Community-made content which you can improve Case study from our community Developing a communications strategy This page is free to all Step-by-step guide to producing a comms strategy for your organisation.
Determine Method for Engaging Stakeholders and Partners There are several ways to engage stakeholders and partners in developing a communication strategy. This step is important not only to have valuable, wider input, but also to ensure that stakeholders and partners feel consulted and have ownership of the strategy.
One of the most common methods is to hold a participatory stakeholder workshop where program staff and stakeholders jointly develop each piece of the strategy. See the stakeholder workshop guide for detailed guidance on how to carry out a workshop.
Other methods include conducting stakeholder interviews, establishing core working groups that consult with stakeholders after key pieces are developed, or engaging stakeholders to review and approve the strategy post-development.
See the Resources section for guidance on other engagement methods. Whatever method the team chooses, the following steps outline the content that should be developed for the strategy. Write a Brief Summary of Analyses For a communication strategy to be effective, the team needs to have a firm understanding of all of the factors that may have an impact on communication efforts.
Review the situationaudience and program analyses the team conducted and write a brief summary of their findings. Nature and extent of Communication strategy plan problem extent and severity, desired behaviors Potential audiences characteristics, barriers and facilitators to change Available resources financial, human capital, Communication environment availability and use of communication channels, what other organizations are doing Areas for programmatic improvement if program already exists or focus if program is just beginning This summary will form the foundation of the strategy and guide all communication efforts.
Give copies of the summary to all of the stakeholders involved in the strategy development. It is helpful to do this before holding a workshop so that everybody has a similar understanding of the context.
Select a Theory SBCC programs are more effective when they are based on social and behavioral science theories. A program theory provides a map for looking at the problem, designing interventions and evaluating program success.
Based on results from the analyses, select a theory that will guide the strategy development. There are many theories used in social and behavior change. Review the theories included in the Resources section to gain an in-depth understanding of the common theories.
Then, consider the type of change the program is promoting. Narrow the list of possible theories by the type of change the program will promote.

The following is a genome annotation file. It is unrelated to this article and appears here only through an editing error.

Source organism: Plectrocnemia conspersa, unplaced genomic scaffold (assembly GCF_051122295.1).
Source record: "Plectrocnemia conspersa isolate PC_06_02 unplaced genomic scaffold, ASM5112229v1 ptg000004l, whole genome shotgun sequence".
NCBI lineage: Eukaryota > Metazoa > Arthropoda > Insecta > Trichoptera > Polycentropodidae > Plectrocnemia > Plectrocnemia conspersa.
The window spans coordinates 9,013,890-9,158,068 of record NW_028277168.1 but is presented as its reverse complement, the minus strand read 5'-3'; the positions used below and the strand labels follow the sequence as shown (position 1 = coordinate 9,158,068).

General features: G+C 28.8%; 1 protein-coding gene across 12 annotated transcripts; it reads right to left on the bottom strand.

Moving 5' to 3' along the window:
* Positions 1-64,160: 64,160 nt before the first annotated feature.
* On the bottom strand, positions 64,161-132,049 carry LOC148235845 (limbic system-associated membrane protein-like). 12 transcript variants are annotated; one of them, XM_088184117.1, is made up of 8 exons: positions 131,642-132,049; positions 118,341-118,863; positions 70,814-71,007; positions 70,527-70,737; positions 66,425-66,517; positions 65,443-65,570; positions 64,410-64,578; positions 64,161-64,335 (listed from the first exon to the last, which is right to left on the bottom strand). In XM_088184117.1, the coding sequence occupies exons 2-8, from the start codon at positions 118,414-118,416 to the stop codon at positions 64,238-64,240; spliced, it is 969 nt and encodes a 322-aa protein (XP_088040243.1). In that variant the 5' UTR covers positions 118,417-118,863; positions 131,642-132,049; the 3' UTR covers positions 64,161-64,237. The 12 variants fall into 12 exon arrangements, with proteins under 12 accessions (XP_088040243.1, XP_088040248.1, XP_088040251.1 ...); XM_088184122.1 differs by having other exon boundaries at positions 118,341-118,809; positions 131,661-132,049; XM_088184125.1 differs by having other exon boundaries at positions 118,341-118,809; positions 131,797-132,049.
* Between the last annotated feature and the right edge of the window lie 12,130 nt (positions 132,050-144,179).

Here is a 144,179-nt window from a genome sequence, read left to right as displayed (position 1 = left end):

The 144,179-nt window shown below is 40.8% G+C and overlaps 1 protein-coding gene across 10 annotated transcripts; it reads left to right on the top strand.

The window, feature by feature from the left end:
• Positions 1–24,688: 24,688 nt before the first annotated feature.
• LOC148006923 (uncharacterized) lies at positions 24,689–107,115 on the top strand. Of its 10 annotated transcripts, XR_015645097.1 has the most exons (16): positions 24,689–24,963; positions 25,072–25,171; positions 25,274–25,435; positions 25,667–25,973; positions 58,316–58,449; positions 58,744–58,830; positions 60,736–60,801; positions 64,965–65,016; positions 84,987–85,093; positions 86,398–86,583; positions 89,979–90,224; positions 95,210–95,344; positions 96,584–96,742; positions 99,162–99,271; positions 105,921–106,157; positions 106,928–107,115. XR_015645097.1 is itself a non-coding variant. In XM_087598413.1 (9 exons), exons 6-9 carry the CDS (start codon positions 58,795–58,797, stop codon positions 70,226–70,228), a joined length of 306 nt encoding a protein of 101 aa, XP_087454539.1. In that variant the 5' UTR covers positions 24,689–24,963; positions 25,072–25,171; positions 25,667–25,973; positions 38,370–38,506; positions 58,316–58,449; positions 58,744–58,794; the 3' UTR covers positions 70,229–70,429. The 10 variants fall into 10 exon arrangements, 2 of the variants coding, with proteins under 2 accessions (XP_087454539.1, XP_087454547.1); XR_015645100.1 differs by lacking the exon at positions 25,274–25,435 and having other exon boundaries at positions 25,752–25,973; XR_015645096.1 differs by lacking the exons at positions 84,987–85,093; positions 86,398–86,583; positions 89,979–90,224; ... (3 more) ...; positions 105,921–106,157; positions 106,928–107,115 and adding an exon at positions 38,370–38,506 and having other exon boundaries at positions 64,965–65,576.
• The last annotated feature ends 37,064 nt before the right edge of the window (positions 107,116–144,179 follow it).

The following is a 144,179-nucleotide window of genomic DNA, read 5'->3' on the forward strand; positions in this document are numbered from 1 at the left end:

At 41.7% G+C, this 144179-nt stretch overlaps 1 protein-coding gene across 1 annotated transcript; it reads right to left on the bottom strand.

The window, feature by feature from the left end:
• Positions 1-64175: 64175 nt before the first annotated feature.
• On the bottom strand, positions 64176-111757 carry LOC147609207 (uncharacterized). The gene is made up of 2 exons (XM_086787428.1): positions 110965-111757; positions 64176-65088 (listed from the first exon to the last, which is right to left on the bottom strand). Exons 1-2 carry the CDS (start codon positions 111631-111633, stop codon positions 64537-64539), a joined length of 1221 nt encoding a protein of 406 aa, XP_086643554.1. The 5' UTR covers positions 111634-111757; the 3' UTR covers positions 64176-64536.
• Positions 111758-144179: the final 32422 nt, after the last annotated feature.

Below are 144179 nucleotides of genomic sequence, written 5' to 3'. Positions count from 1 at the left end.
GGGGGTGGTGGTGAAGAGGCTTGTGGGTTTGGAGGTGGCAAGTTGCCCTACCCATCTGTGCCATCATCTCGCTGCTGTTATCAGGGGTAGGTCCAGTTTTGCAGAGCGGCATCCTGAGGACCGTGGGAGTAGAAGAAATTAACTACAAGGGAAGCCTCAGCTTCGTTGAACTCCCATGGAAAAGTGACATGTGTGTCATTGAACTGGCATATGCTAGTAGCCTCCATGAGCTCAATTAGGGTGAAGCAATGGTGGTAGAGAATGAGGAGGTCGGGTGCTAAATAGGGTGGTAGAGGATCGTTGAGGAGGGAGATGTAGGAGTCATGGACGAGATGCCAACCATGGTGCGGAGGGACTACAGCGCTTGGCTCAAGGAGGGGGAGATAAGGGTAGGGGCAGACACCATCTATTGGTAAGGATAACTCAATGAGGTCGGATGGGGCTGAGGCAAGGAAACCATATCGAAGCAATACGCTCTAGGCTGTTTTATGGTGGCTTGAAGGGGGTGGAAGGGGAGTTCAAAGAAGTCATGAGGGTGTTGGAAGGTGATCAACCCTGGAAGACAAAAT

The figure below shows where four commonly used behavior and social change theories fall on the individual to structural continuum. Continue narrowing the list by considering audience and contextual factors, such as: Factor Is the change a single or repeated event? Getting a vasectomy is a one-time event, while exercising regularly is a repeated event Are there special circumstances like emergencies?
Epidemics like avian influenza or disasters like an earthquake How does the audience view the change? The audience agrees that reducing the number of sexual partners is desirable; the audience believes that sleeping under bed nets is a hassle How easy is the change?
Trying a condom once may be easy while using a condom every time one has sexual intercourse is difficult Does the change require support or social approval?
Do not be afraid to combine theories to predict how the intended audience will change through exposure to the SBCC program.
Select Audiences While the situation and audience analyses identified potential audiences for the program, it is during the development of the communication strategy that final decisions are made as to the priority and influencing audiences.
Review the situation and audience analyses, paying particular attention to the audience characteristics and barriers to change described in the summary Step 2.
Next, segment those potential audiences into groups with similar needs, preferences and characteristics. See the audience segmentation guide for more detailed instruction on segmenting the potential audiences. From these segments, determine the priority audience. To select the priority audienceit can be helpful to ask the questions in the table below.The longer your plan is, the more overwhelming it will seem to your business partners and comms colleagues.
Creating a short yet comprehensive plan (1 – 2 pages) dramatically increases the likelihood that the strategic communication plan will be aligned to priorities and actually used regularly.
Communication Plan Template 2 SITUATION ANALYSIS Provide background on the situation and events driv ing the need to communicate.
• • • COMMUNICATION . Communication affects performance. Therefore, if you want high-performance teams working on a project, you need effective communications entrenched to make sure you get these kinds of results.
A communication strategy is the critical piece bridging the situation analysis and the implementation of a social and behavior change communication (SBCC) program. It is a written plan that details how an SBCC program will reach its vision, given the current situation. What does an internal communication strategy look like?
Do you need one? How should you write one? How long should it be?
What is an internal communication strategy?. All of these phrases are used daily on my blog as people search through my content to help them create theirs. 2 Responses to “The Strategic Communication Plan: An overview” joseph renson mkonyi April 6th, excellent strategic communication plan workshop, plse invite us sometime to attend the workshop to expand our knowledge.